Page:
Kowalski's Market in Woodbury on Monday will add pickup service for its grab-and-go selections, becoming the first grocery in the country to use a mobile app called FlyBuy.

It will allow consumers to order breakfast, lunch or dinner items from Kowalski's deli, pay with a credit card and pick it up at the store in designated parking spots without getting out of their car.

"Once we get the order, we let the customer know by text how soon the order will be ready, like in 10 minutes, then they get a driving map to our store and we see a map of how close the customer is to arrival, like Uber," said Kowalski's Chief Operating Officer Kris Kowalski Christiansen. "After they drive up, they don't have to wait to pay and we run out to give them their order."

About 50 items from the Kowalski's deli are available to order on the app, including salads, wraps, sandwiches, sushi, fruit and cheese snack trays, rotisserie chicken and hot meals. Hours are from 10 a.m. to 7 p.m. daily.

Kowalski Christiansen said the glorified drive-through is a natural extension of the grab-and-go segment of the store. Sales growth in the deli has risen from high single digits to high double digits.

FlyBuy Technologies Inc., based in Seattle, started its mobile drive-up app in restaurants, and has tested services in auto parts stores, dry cleaners, chocolate shops and nursery schools. "It's a way to have the kids ready to pick up at school so they don't have to stand out in the rain," said Wil Merritt, FlyBuy's chief executive.

The service is offered in more than 70 restaurants and coffee shops in Seattle, Portland and St. Louis.

Merritt, who grew up in the Twin Cities, chose Woodbury as a test market. "This is a service for people who spend a lot of time in their cars," he said. "Woodbury is a classic suburb with tech-savvy residents who drive a lot."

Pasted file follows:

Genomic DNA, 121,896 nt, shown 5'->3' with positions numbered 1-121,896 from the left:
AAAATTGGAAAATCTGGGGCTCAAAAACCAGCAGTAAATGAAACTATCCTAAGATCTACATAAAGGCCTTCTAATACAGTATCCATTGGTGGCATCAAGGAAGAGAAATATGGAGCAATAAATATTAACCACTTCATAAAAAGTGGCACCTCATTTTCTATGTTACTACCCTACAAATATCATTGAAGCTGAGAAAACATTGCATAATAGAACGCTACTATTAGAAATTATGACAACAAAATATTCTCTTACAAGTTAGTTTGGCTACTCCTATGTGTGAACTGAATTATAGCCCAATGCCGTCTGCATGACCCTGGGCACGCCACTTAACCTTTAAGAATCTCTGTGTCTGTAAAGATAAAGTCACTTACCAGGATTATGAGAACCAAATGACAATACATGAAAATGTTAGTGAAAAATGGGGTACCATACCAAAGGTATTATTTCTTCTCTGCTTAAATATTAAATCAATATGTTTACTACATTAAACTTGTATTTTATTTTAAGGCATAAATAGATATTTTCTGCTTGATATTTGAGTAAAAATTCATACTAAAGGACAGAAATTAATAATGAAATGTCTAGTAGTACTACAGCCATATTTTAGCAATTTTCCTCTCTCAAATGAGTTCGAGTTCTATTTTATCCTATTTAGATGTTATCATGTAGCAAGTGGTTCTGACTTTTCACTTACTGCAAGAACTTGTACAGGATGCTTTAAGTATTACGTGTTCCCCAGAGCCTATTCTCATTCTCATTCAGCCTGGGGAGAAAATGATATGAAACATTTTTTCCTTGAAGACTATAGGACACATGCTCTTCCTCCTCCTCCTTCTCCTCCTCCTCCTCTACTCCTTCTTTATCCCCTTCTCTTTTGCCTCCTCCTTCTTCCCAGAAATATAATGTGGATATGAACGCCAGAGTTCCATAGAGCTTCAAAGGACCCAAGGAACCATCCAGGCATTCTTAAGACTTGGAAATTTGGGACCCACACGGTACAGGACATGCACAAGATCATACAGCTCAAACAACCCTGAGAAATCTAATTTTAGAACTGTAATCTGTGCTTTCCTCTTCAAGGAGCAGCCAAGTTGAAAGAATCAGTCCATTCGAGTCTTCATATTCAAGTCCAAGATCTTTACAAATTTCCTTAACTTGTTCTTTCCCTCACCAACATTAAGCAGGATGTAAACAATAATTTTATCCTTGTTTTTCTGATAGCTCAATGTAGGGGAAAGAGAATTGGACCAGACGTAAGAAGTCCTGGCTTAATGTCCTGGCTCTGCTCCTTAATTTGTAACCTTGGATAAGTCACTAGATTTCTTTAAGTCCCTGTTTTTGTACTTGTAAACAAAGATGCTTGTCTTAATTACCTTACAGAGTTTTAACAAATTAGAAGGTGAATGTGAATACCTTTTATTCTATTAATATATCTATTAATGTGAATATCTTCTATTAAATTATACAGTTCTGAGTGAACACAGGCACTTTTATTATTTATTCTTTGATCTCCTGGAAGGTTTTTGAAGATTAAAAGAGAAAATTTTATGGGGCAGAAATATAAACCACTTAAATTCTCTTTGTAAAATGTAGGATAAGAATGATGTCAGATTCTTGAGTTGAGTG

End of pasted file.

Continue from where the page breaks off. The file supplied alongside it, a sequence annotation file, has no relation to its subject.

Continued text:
He approached Kowalski's to be FlyBuy's first supermarket because it's a "well-known, innovative, customer-focused brand that promotes their home delivery service."

FlyBuy doesn't have any direct competitors yet, Merritt said. McDonald's, Outback and California Pizza Kitchen have also experimented with curbside delivery but not using real-time pickup information.

With Amazon and Walmart rolling out curbside pickup services in their stores, Merritt said FlyBuy gives smaller businesses a chance to compete.

For economy of scale, he's also launching the app in other Woodbury businesses such as Pet Evolution, Wayback Burgers, Dino's Gyros and Angelina's Kitchen.

Whether the app is expanded to other areas of the Twin Cities depends on its success in Woodbury, Merritt said.

Consumers aren't subject to minimum orders or fees for the service and, unlike some online delivery programs, sale prices in the store are honored. FlyBuy gets paid via a small fee charged to the retailer on each order.

"It's a faster alternative to a typical fast-food drive-through," Merritt said. "And you don't have to strain to understand someone through bad speakers."